Assertiveness: the key to improving low self-esteem
Written by listed counsellor/psychotherapist: Noel Bell MA, PG Dip Psych, UKCP
18th October, 20150 Comments
We all have times in our lives when we feel that we are not quite good enough. However, people who suffer from low self-esteem can often set standards that are impossibly high. We were not born feeling this way. At a certain point in our lives we picked up the message that we were not quite good enough and that we needed to compensate for this by aiming so high. This may have resulted from formative experiences in our family, schooling or from mixing with peers.
Try not to aim for perfection. You don’t always have to be top of the class. It is fine to strive to be the best person you can be but that doesn’t mean giving yourself a hard time on each occasion when you don’t achieve the highest marks.
Here are three easy steps to help improve your levels of self-esteem:
1. Identify the aspects of yourself that you know to be okay. Try to notice at least five positive qualities about yourself. These can be things which you know are true and which will help you to challenge the negative views you hold about yourself.
2. Try to change the way you think about yourself by using your positive qualities list. Use that list to remind yourself about your special talents. Say to yourself that you are just like everybody else with strengths as well as weaknesses.
3. Change the way you behave. Identify someone who holds the qualities you aspire to and copy them. When we have feelings of low esteem we compare our inner feelings of insecurity and self-doubt with the outer appearances of others who appear more self-assured. But you can learn to act confidently. When speaking in company speak with a higher volume and try not to stoop but walk tall. It is important to act confidently by not looking away, not frowning or looking down. Confident people seem to smile effortlessly. Try it. When you smile, people will usually smile back.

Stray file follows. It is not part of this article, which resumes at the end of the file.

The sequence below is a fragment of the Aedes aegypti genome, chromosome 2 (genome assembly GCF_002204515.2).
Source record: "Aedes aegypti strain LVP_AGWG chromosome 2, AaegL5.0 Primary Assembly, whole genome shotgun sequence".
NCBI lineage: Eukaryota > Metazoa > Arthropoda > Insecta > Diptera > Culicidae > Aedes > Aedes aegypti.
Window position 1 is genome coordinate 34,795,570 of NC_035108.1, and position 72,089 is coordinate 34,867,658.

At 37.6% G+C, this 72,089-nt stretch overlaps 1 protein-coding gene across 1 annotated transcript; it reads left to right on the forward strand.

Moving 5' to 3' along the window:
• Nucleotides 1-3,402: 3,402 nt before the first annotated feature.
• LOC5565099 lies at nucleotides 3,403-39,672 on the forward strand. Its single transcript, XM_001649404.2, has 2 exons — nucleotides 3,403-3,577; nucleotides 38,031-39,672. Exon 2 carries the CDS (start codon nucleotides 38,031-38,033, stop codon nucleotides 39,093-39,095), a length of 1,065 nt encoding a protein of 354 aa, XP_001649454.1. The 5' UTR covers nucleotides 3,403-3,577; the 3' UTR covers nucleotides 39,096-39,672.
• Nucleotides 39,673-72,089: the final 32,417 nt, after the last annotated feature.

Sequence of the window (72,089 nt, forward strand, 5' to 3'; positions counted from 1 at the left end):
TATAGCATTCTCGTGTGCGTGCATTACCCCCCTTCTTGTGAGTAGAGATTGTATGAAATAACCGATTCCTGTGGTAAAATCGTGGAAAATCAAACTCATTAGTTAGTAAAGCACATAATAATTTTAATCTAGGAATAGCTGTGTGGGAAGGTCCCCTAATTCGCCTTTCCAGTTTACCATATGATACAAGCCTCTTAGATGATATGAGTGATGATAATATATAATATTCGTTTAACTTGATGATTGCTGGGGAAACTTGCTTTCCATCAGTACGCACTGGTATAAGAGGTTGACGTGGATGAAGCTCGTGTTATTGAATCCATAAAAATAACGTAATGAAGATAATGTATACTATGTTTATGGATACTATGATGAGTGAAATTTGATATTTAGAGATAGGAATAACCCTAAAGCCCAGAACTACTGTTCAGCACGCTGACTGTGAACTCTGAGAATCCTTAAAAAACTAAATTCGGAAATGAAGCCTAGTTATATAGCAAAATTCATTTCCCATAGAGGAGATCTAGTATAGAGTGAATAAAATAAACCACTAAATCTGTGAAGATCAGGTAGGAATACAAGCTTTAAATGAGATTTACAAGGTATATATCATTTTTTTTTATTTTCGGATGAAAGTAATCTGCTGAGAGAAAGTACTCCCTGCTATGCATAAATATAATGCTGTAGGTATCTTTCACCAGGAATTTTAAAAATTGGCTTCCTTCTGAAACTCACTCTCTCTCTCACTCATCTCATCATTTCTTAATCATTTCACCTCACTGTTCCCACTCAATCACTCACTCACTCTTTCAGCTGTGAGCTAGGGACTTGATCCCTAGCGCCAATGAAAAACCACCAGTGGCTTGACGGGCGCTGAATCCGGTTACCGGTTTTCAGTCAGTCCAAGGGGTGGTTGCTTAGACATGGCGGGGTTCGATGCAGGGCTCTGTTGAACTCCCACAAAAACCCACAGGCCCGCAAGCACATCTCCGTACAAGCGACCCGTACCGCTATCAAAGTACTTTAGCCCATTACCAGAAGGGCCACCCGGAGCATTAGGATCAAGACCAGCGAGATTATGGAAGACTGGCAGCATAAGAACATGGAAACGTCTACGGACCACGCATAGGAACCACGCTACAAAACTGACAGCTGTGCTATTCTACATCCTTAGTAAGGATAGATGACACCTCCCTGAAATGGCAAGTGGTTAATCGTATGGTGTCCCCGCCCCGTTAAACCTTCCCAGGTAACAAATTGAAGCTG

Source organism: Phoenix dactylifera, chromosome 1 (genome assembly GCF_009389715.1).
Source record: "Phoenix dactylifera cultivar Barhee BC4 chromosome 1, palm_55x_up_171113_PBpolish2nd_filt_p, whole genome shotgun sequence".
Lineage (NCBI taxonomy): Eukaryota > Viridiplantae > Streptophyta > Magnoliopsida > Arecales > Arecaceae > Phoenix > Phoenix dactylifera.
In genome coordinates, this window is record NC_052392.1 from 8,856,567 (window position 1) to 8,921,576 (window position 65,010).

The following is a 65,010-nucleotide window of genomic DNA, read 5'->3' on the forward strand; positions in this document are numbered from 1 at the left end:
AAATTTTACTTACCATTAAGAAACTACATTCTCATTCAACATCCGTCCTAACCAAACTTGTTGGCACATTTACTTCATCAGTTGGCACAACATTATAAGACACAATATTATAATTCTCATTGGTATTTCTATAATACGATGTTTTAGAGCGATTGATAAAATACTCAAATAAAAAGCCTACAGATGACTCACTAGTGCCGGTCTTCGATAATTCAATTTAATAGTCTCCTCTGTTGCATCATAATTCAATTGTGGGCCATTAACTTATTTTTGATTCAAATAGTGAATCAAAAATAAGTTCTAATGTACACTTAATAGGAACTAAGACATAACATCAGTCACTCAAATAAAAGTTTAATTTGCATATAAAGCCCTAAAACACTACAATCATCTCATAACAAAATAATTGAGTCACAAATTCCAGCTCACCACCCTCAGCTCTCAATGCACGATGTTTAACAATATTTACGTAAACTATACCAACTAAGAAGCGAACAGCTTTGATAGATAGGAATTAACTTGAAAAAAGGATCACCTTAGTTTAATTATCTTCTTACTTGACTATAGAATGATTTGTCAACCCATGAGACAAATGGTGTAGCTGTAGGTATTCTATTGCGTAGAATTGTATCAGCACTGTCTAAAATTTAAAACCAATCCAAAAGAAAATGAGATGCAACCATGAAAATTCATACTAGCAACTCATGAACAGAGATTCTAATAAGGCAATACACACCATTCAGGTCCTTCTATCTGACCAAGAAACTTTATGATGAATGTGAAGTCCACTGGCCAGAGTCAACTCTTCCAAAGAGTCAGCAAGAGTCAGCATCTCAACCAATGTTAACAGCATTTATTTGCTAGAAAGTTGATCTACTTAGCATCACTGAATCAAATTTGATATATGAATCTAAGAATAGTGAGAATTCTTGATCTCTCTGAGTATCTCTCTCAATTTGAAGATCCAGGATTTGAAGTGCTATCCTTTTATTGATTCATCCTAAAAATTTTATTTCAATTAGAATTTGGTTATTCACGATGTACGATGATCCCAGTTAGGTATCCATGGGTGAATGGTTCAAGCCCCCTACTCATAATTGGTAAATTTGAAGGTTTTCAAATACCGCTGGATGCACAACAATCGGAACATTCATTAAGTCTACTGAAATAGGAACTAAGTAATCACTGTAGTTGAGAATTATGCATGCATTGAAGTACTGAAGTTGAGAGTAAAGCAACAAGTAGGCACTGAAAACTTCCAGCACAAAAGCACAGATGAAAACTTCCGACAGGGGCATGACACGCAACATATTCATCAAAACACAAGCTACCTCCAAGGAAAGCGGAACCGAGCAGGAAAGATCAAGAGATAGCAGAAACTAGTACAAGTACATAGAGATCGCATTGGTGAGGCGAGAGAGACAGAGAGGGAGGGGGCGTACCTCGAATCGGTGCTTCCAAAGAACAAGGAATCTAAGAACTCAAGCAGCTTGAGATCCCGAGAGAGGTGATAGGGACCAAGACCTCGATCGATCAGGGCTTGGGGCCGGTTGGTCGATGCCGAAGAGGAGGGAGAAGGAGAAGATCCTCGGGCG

Assertiveness without respect for others is when aggression occurs. Being aggressive will be counter-productive as that may only add to the negative views you hold of yourself. Being assertive means having the right to say no, not being responsible for the behaviour of others, having the time to think things over, the right to change your mind and giving yourself time to reflect on decision making. You can be assertive whilst still respecting others. That is what it means to have healthy boundaries.
Counselling can help by giving you the opportunity to reflect on your past experiences that have contributed to your negative self-belief. A counsellor can help you to build your self-esteem by reflecting back your qualities and achievements and help you to practice your assertiveness in the world.
About the author
Noel Bell is a counsellor/psychotherapist based in London who has spent the past 20 years exploring and studying personal growth, recovery from addictions and inner transformation. Noel draws upon the most effective tools and techniques from the psychodynamic, cognitive behavioural (CBT), humanist, existential and transpersonal schools.
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